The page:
As the winter season grows short in Tirol, so do the skis. In spring, figl skis are king. The figl is a special, supershort ski. It is an acronym for firngleiter, meaning “firn glider”, called Figl for short. Firn is the German word for spring or corn snow. Both, the snow called Firn and the stubbies named Figl are extant in numbers in Tirol in spring. Before moving to Tirol, I had never heard of figls. “Let’s get figln!” I said to my friends, preparing for an intriguing investigation of this barely known phenomenon known as figln. I had never tried that before…
Having lived in Tirol for five years, I’m sometimes scared of myself. In the past, I liked to sunbathe by a lake, reading a book. These days, however, I tend to come up with ridiculous ideas like figln. I have swapped lakes for mountains and books for hiking guides. I have got 5 pairs of skis and a mountain bike in my basement. Did I transform into a Tirol mountain man? What is more, I know at least five long-time locals who were born and reared in Tirol and still haven’t done anything like skiing or hiking or mountain biking. They feel as far away from the mountains as I feel from the beaches of Nice.
Only recently, I, the wannabe Tirolean, heard the mountains calling—and I had to go. Scaling the heights of Judentörl Peak on Saturday and Hafelekar on Sunday. Together with friends, who are all hard-core Tirol buffs like me. At least, they work and play here. One was born in the Austrian Province of Salzburg. Then there’s a Swedish woman. A Finnish woman. And one from the Austrian Province of Vorarlberg. “Let’s get figln!” I said to my Tirolean friends. I had been ski touring a dozens of times and felt that I was ready for it. On Saturday, we laced up our hiking boots and attached Figl skis made in Tirol to our backpacks.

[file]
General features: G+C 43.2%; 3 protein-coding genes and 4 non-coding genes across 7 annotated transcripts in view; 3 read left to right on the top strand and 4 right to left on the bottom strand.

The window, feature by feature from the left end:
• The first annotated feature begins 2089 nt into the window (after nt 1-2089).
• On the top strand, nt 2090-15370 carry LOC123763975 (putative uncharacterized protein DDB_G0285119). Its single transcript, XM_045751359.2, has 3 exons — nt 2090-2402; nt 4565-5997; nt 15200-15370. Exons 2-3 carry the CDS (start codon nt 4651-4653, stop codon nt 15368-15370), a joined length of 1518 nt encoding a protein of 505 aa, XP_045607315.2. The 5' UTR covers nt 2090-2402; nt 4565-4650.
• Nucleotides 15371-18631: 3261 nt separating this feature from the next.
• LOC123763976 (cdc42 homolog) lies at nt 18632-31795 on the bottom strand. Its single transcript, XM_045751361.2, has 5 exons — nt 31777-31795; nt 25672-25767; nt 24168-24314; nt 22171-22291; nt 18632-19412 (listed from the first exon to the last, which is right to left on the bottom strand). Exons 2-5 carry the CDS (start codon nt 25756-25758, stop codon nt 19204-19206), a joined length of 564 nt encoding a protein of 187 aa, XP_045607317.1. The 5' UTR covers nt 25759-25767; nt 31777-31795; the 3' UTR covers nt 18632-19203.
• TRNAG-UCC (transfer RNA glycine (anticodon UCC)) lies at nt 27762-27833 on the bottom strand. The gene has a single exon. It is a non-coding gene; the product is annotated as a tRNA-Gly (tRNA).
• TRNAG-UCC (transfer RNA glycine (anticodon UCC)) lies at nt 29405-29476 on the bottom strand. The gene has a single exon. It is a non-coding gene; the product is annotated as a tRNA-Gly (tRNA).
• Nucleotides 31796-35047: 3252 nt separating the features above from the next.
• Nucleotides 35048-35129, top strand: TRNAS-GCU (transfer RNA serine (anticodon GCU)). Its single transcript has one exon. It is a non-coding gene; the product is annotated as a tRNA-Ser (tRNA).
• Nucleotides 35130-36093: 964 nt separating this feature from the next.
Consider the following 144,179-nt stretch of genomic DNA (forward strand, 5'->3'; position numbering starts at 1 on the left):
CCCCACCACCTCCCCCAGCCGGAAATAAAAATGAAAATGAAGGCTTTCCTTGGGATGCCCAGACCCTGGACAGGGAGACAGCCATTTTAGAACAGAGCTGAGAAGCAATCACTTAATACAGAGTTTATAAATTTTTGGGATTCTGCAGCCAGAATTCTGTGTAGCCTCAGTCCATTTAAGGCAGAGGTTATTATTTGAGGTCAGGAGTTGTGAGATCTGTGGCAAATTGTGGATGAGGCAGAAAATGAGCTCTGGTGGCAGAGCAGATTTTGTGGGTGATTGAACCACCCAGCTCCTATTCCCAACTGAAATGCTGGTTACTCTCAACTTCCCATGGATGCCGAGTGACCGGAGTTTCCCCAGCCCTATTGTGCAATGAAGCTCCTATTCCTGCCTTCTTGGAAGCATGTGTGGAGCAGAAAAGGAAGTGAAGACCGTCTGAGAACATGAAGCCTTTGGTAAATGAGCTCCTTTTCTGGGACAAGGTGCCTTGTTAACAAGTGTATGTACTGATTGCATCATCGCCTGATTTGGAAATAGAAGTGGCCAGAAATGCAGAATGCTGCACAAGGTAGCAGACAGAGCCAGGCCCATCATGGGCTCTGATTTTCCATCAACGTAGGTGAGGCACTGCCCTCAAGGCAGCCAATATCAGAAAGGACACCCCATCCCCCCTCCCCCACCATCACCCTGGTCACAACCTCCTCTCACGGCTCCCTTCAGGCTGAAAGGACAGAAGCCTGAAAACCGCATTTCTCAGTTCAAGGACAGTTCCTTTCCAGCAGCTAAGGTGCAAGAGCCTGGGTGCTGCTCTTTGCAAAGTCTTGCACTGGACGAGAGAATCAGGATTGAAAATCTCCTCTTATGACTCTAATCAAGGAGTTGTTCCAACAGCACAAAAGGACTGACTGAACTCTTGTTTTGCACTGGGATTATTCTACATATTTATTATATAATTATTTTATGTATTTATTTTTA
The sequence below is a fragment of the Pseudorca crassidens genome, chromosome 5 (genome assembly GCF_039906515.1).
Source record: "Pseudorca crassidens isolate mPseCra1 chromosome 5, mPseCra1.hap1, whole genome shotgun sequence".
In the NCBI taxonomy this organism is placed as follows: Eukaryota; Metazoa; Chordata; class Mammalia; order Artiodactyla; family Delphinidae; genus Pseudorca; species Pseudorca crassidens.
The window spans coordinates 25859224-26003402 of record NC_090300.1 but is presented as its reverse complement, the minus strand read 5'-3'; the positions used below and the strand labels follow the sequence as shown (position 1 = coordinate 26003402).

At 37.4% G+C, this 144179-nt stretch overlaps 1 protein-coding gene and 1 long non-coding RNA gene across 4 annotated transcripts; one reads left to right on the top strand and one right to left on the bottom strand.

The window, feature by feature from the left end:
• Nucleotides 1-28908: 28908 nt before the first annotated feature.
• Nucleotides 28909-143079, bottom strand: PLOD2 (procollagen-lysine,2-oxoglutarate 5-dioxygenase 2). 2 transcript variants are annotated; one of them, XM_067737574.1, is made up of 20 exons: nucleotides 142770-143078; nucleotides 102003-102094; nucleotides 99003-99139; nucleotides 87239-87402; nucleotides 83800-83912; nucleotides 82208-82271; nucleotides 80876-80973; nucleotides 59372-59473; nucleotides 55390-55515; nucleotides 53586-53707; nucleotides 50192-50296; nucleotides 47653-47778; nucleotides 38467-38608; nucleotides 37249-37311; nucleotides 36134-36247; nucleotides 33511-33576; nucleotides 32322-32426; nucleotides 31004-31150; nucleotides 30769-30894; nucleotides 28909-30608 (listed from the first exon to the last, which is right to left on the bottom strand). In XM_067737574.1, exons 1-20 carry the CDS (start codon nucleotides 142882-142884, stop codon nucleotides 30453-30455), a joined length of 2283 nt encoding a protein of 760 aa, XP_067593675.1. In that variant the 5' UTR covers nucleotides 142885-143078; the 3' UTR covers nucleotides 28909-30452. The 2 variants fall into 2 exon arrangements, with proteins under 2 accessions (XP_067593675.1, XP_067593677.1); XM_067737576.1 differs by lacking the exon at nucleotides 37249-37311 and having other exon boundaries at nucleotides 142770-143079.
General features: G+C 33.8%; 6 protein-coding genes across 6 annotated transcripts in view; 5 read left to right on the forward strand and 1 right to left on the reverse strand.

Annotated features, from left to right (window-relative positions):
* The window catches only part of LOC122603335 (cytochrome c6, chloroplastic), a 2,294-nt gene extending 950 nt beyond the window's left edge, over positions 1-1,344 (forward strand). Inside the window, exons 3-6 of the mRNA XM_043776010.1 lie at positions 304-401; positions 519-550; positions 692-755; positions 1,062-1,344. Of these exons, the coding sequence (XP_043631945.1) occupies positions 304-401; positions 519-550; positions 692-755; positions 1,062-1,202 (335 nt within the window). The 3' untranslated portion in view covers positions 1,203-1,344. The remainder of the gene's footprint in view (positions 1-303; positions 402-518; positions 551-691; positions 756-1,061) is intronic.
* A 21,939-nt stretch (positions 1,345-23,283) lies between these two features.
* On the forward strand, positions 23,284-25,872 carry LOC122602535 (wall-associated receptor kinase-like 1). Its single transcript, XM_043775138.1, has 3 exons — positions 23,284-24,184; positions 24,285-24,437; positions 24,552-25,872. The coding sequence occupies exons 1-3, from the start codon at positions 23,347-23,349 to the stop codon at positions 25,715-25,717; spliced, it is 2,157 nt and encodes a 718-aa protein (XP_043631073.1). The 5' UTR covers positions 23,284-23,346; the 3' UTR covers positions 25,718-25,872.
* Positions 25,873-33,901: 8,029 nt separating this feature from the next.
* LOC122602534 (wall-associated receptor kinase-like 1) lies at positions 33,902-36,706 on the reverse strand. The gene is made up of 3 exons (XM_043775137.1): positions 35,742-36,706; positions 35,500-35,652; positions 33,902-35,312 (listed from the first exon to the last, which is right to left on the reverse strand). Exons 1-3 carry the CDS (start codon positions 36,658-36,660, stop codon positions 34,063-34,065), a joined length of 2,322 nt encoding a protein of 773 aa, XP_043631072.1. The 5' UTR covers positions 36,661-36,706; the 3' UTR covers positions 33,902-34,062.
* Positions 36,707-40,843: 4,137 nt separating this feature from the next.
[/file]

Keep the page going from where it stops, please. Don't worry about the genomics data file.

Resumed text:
We started our adventure at Gasthof Straßberg Inn above Telfs and climbed the southern side of the mountain. As hard-core mountain buffs like me know, south-facing aspects will start to soften up and thaw once they have been sun-kissed in the spring. Nevertheless, the snow was still plentiful up there and we plodded through snow for the last 30 minutes of climbing atop the 1,935-meter peak of Judentörl. Anyway, we made it there. We tied on our firngleiters and scud on down through the cirque filled with armpit-deep snow. I fell over, I got back up. I fell over again and kept going. And fell over again. It seemed to me as if falls, many of them head-pounders, were inevitable. “That snow is tricky and not easy to ride!” said my Salzburg-native friend, a seasoned figl ski veteran. It felt like my first time skiing. In fact, it was my first time skiing on firngleiters. The grade was gentler on the lower section and I started having the things, figl skis that is, under control. We planed through the snow and it was great fun, indeed.
Second try on Sunday. Innsbruck, Hafelekar, 2,334 meters above sea level. This time, though, we opted for the less exhausting and more convenient ride aboard the gondola. Next to me in the gondola cabin were what I christened other figlers. Figl skiers. The typical Hafelekar figler wears ski boots and ski pants. Instead, I, the hard-core mountain buff, was wearing hiking boots and hiking pants. We got off the gondola and climbed to access the steep Karrinne Couloir for five minutes. With a gradient of 70 per cent, it is one of the steepest runs in the world and not for the faint hearted. “Do you dare to?” is what they ask on the Innsbruck Website. Ridiculously laughable. I started to scud on down. I fell over. Head over heels. And over again. Three times. Five times. Kids planed through on their little stubbies like weasels, furrowing their way gleefully down the whole length of the steep couloir, little sloppy slides of snow pushing down with them. In my hiking boots I did not have the things under control. One lap was enough. Hafelekar, I will be back – next time in my ski boots.